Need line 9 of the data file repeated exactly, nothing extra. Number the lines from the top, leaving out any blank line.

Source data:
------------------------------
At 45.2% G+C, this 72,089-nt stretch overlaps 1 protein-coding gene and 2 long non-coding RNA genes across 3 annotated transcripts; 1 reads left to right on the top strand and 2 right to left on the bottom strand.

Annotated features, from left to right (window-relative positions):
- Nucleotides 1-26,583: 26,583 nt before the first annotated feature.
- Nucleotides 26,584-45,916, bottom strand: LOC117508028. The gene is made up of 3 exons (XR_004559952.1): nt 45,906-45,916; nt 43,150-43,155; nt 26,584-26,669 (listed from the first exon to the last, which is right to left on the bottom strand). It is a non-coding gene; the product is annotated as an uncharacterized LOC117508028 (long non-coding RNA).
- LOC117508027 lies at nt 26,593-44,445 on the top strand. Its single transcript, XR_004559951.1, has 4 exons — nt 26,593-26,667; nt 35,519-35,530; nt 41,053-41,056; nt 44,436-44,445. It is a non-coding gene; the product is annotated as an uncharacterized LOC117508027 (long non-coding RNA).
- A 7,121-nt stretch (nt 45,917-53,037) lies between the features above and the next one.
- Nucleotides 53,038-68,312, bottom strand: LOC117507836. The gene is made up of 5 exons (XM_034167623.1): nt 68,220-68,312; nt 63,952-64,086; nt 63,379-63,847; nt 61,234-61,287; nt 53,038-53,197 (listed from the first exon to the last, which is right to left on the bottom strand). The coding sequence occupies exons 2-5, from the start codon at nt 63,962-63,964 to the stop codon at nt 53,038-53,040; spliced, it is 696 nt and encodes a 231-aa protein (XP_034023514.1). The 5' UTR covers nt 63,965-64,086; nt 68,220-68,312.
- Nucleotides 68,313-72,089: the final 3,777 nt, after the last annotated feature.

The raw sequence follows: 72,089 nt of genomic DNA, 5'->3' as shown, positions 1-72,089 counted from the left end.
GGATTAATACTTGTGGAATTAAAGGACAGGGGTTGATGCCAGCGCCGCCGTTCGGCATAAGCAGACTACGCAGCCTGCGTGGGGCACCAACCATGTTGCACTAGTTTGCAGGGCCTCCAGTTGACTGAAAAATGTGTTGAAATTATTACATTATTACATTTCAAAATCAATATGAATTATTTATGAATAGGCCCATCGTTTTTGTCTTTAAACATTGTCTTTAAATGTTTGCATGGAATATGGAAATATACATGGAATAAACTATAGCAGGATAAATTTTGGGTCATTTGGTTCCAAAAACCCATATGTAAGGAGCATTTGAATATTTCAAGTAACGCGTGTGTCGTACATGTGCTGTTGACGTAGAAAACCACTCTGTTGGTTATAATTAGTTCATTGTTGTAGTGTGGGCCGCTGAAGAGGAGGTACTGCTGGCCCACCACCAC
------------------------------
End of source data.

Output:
The raw sequence follows: 72,089 nt of genomic DNA, 5'->3' as shown, positions 1-72,089 counted from the left end.